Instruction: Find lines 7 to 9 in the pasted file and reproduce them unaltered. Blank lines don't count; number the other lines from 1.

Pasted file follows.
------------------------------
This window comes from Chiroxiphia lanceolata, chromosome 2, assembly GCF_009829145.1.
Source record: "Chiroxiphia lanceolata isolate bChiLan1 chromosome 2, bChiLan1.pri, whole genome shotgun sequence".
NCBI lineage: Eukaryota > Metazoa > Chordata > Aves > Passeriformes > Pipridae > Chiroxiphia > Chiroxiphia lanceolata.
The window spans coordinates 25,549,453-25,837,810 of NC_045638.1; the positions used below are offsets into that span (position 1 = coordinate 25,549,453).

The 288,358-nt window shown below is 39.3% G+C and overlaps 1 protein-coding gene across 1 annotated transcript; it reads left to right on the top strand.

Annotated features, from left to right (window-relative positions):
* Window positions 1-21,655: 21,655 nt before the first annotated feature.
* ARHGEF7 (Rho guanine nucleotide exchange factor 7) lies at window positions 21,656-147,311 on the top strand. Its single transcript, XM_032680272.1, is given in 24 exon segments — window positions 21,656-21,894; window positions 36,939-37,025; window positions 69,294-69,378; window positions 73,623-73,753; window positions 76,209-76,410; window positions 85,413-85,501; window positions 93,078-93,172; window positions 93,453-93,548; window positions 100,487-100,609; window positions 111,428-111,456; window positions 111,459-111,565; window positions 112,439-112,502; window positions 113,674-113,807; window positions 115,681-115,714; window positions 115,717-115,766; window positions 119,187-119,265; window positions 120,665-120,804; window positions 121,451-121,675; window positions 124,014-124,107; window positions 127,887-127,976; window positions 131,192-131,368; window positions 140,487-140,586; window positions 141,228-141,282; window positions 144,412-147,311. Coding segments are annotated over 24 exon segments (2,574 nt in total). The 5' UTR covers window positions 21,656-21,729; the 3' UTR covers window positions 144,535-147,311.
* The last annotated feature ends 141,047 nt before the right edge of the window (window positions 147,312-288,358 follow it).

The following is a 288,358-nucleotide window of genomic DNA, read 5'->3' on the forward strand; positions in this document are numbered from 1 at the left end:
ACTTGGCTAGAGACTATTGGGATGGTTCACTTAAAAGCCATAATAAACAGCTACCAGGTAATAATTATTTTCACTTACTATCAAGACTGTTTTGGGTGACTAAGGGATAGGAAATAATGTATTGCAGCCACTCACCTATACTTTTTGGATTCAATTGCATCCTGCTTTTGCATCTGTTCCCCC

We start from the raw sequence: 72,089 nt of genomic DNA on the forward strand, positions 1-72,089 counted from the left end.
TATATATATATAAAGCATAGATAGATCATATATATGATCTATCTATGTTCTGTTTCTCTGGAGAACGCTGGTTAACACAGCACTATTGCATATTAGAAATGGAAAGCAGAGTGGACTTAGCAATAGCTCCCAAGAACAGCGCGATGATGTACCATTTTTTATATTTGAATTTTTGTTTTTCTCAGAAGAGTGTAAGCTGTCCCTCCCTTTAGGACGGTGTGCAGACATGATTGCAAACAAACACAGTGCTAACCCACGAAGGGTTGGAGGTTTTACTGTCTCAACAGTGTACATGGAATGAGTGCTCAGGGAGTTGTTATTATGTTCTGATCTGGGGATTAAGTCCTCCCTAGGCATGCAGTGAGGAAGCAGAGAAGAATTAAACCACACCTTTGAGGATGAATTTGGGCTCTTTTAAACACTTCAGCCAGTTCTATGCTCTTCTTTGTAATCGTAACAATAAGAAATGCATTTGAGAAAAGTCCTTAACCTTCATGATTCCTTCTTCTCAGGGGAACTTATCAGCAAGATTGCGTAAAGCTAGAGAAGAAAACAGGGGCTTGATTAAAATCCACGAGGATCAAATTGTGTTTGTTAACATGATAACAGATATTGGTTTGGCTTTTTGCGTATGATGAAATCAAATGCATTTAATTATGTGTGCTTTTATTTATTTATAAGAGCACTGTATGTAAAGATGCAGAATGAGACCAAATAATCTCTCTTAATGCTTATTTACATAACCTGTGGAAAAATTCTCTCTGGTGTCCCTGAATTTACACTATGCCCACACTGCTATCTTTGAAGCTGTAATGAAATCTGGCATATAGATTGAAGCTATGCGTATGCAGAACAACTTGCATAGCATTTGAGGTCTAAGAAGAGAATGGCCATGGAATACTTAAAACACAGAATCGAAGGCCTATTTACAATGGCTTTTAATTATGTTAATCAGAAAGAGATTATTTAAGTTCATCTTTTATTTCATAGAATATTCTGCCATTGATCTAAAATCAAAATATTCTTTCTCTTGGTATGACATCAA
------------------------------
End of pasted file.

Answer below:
* Window positions 1-21,655: 21,655 nt before the first annotated feature.
* ARHGEF7 (Rho guanine nucleotide exchange factor 7) lies at window positions 21,656-147,311 on the top strand. Its single transcript, XM_032680272.1, is given in 24 exon segments — window positions 21,656-21,894; window positions 36,939-37,025; window positions 69,294-69,378; window positions 73,623-73,753; window positions 76,209-76,410; window positions 85,413-85,501; window positions 93,078-93,172; window positions 93,453-93,548; window positions 100,487-100,609; window positions 111,428-111,456; window positions 111,459-111,565; window positions 112,439-112,502; window positions 113,674-113,807; window positions 115,681-115,714; window positions 115,717-115,766; window positions 119,187-119,265; window positions 120,665-120,804; window positions 121,451-121,675; window positions 124,014-124,107; window positions 127,887-127,976; window positions 131,192-131,368; window positions 140,487-140,586; window positions 141,228-141,282; window positions 144,412-147,311. Coding segments are annotated over 24 exon segments (2,574 nt in total). The 5' UTR covers window positions 21,656-21,729; the 3' UTR covers window positions 144,535-147,311.
* The last annotated feature ends 141,047 nt before the right edge of the window (window positions 147,312-288,358 follow it).